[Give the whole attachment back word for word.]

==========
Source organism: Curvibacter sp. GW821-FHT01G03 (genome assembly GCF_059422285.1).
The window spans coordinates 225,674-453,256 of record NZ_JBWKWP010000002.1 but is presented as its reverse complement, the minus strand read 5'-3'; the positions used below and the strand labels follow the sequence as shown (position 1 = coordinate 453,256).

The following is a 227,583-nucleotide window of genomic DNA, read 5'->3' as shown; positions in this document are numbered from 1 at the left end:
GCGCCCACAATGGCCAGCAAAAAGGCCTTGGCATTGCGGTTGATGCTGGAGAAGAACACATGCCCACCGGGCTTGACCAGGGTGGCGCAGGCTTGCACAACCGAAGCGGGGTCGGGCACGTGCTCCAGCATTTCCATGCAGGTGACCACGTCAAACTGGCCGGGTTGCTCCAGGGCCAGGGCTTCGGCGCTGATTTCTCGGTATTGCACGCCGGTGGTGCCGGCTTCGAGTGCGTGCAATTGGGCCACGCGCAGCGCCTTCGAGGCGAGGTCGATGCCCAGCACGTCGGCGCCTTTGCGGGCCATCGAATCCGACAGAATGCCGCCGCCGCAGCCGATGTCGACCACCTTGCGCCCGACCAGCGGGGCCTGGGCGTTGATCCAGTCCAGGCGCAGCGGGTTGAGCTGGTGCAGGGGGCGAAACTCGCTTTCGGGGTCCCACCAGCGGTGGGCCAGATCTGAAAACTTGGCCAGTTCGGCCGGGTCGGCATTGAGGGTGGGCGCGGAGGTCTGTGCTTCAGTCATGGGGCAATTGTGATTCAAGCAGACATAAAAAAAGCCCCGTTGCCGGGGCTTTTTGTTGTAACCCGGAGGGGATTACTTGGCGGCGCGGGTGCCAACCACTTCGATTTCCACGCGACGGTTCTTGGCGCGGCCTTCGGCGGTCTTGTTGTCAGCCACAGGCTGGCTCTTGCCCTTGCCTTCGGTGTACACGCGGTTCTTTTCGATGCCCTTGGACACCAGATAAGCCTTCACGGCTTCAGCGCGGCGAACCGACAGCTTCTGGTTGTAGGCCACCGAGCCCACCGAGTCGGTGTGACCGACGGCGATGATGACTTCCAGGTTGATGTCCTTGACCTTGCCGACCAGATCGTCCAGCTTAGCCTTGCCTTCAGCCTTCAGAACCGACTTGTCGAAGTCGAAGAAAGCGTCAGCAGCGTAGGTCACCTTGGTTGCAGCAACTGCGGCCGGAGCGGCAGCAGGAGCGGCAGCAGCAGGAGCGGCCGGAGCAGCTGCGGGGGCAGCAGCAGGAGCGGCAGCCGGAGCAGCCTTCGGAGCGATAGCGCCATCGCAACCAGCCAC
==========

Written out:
Source organism: Curvibacter sp. GW821-FHT01G03 (genome assembly GCF_059422285.1).
The window spans coordinates 225,674-453,256 of record NZ_JBWKWP010000002.1 but is presented as its reverse complement, the minus strand read 5'-3'; the positions used below and the strand labels follow the sequence as shown (position 1 = coordinate 453,256).

The following is a 227,583-nucleotide window of genomic DNA, read 5'->3' as shown; positions in this document are numbered from 1 at the left end:
GCGCCCACAATGGCCAGCAAAAAGGCCTTGGCATTGCGGTTGATGCTGGAGAAGAACACATGCCCACCGGGCTTGACCAGGGTGGCGCAGGCTTGCACAACCGAAGCGGGGTCGGGCACGTGCTCCAGCATTTCCATGCAGGTGACCACGTCAAACTGGCCGGGTTGCTCCAGGGCCAGGGCTTCGGCGCTGATTTCTCGGTATTGCACGCCGGTGGTGCCGGCTTCGAGTGCGTGCAATTGGGCCACGCGCAGCGCCTTCGAGGCGAGGTCGATGCCCAGCACGTCGGCGCCTTTGCGGGCCATCGAATCCGACAGAATGCCGCCGCCGCAGCCGATGTCGACCACCTTGCGCCCGACCAGCGGGGCCTGGGCGTTGATCCAGTCCAGGCGCAGCGGGTTGAGCTGGTGCAGGGGGCGAAACTCGCTTTCGGGGTCCCACCAGCGGTGGGCCAGATCTGAAAACTTGGCCAGTTCGGCCGGGTCGGCATTGAGGGTGGGCGCGGAGGTCTGTGCTTCAGTCATGGGGCAATTGTGATTCAAGCAGACATAAAAAAAGCCCCGTTGCCGGGGCTTTTTGTTGTAACCCGGAGGGGATTACTTGGCGGCGCGGGTGCCAACCACTTCGATTTCCACGCGACGGTTCTTGGCGCGGCCTTCGGCGGTCTTGTTGTCAGCCACAGGCTGGCTCTTGCCCTTGCCTTCGGTGTACACGCGGTTCTTTTCGATGCCCTTGGACACCAGATAAGCCTTCACGGCTTCAGCGCGGCGAACCGACAGCTTCTGGTTGTAGGCCACCGAGCCCACCGAGTCGGTGTGACCGACGGCGATGATGACTTCCAGGTTGATGTCCTTGACCTTGCCGACCAGATCGTCCAGCTTAGCCTTGCCTTCAGCCTTCAGAACCGACTTGTCGAAGTCGAAGAAAGCGTCAGCAGCGTAGGTCACCTTGGTTGCAGCAACTGCGGCCGGAGCGGCAGCAGGAGCGGCAGCAGCAGGAGCGGCCGGAGCAGCTGCGGGGGCAGCAGCAGGAGCGGCAGCCGGAGCAGCCTTCGGAGCGATAGCGCCATCGCAACCAGCCAC